DeWayne Louis – CUP Fellow Spotlight – December 2011


What is your occupation and how did you come to work in this field?
I am currently a principle within the hedge fund group of Investcorp, a $13 billion alternative asset management firm.  I joined Investcorp in 2005 at the inception of the Firm's North American and European hedge fund distribution business.  As a member of a team that serves the investment needs of pensions, insurance firms, endowments and foundations, I focus on business development strategies designed to increase firm assets and brand awareness among institutional investors.

Prior to joining Investcorp, I spent time as an associate in UBS' Private Equity Secondary Group, focusing on buying and selling private equity interests in the secondary market. Prior to that, I was an analyst in the Investment Banking Division of Credit Suisse First Boston, focusing on mergers, acquisitions and project finance within the energy sector.

I was initially drawn to Investcorp to because of the entrepreneurial aspect of the role. When I joined Investcorp in 2005, the firm had very little assets from North American and European institutional clients.  As the second person hired to oversee the build out of Investcorp’s North American and European distribution business, the role presented an opportunity to be part of a start-up within a successful existing business structure. Thus far, it has been an amazing journey. Since 2005, Investcorp’s North American and European hedge fund distribution team has raised several billion dollars for Investcorp’s various hedge fund products

What is the biggest challenge of your work?
The greatest challenge of my job is clearly articulating sometimes very complicated hedge fund investment strategies to my clients and relating these strategies to my clients stated risk and return objectives.  I find that rather than trying to pitch a particular product, clients seem to react better to a discussion of different investment views and corresponding ideas around how best to implement these views into their portfolios

What is your proudest achievement?
Outside of work, I spend a considerable amount of time working with a national non-profit that provides intensive mentoring to students from difficult background.  When I first became involved in the program four years ago, my wife and I hosted a mixer at our home to introduce some of our friends and family to the students and staff of the program. It has been remarkable to watch the young people who came to our home, and the many others students who admitted into the non-profit’s program, transform into confident and articulate young adults.  Many of whom became the first in their families to attend college.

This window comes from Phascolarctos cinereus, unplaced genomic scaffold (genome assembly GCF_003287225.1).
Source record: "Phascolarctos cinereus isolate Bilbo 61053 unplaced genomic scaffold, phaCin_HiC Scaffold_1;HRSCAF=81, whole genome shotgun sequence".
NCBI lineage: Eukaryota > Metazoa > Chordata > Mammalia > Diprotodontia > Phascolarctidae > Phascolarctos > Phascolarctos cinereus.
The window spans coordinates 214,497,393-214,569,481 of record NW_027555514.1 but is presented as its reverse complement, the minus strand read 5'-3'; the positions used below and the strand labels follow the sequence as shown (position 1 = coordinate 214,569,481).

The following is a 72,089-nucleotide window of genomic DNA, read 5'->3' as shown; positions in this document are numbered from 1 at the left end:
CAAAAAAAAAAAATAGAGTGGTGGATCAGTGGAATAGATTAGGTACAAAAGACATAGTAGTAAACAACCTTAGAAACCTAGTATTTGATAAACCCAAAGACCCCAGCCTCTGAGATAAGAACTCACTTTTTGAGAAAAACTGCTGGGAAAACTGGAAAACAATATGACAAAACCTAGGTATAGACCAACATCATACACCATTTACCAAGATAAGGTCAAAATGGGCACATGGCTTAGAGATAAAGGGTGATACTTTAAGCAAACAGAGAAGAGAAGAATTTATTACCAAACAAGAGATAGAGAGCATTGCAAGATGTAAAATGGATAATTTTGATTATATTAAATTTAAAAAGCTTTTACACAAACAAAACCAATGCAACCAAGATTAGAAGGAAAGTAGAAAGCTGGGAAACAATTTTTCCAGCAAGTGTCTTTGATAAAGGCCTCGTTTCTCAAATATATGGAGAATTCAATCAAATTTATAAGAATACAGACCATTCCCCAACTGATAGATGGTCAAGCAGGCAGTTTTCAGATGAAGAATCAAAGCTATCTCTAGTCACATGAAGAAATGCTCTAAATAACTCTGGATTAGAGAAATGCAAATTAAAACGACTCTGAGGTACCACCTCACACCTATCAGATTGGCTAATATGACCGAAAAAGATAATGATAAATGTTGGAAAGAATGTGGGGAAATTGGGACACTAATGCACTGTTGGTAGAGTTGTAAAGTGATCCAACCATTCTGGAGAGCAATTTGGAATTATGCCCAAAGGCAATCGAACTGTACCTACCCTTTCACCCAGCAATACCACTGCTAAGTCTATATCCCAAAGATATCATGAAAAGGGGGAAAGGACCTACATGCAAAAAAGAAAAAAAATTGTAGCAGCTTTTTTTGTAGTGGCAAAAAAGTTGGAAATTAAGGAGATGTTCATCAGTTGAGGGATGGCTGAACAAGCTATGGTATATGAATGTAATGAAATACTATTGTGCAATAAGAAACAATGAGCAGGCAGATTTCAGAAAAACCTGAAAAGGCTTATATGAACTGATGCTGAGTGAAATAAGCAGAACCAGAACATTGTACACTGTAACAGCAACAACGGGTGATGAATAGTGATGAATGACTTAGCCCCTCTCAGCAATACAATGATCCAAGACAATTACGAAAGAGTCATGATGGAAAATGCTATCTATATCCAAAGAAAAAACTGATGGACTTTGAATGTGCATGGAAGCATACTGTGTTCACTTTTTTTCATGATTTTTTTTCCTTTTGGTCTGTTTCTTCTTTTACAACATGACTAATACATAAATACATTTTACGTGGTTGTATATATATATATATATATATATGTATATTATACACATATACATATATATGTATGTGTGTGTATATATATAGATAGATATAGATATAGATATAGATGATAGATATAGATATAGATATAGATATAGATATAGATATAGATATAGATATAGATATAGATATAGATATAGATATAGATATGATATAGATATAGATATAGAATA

What leaders, thinkers or doers do you admire most?
I am drawn to leaders with a strong moral compass.  Individuals who clearly define right from wrong and consistently choose a morally and ethically just path

Where do you see yourself in ten years?
In ten years, if I can look back at the preceding ten years and say that I have reliably acted in the best interest of my family, friends, colleagues and community I think that would be an ideal place to be.  Projecting the route I will take to get to that point is near impossible.  However, adhering to solid moral tenets and principles should aide me on that journey

What is one thing you’ve learned from the CUP Fellows Program that you would pass along to young people who want their careers and lives to have an impact?
NEVER GIVE UP.  In my office, I have a cartoon on my wall that depicts a stork as it is trying to consume a frog.  The stork has nearly swallowed the frog.  However, the frog clutches the stork’s neck with its hands preventing the bird from completely swallowing the frog.  Above the picture are the works “Don’t Ever Give Up”. From the frog’s vantage point, he could release his grasp and allow the stork to completely swallow him.  He does not. The frog does not give up.

I know it may sound somewhat silly, but I look at that cartoon each day.  I remind myself no matter what happens I will not give up.  The Fellow Program reinforces this view by providing training and introductions to leaders who continue to work tirelessly to achieve their stated goals.  If young people want their careers and lives to have impact, it is important for them to never give up when faced with a difficult challenge.